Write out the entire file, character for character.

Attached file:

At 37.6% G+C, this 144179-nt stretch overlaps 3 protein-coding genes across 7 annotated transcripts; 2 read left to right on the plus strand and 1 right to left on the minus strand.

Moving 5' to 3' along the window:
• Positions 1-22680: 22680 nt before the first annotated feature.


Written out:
At 37.6% G+C, this 144179-nt stretch overlaps 3 protein-coding genes across 7 annotated transcripts; 2 read left to right on the plus strand and 1 right to left on the minus strand.

Moving 5' to 3' along the window:
• Positions 1-22680: 22680 nt before the first annotated feature.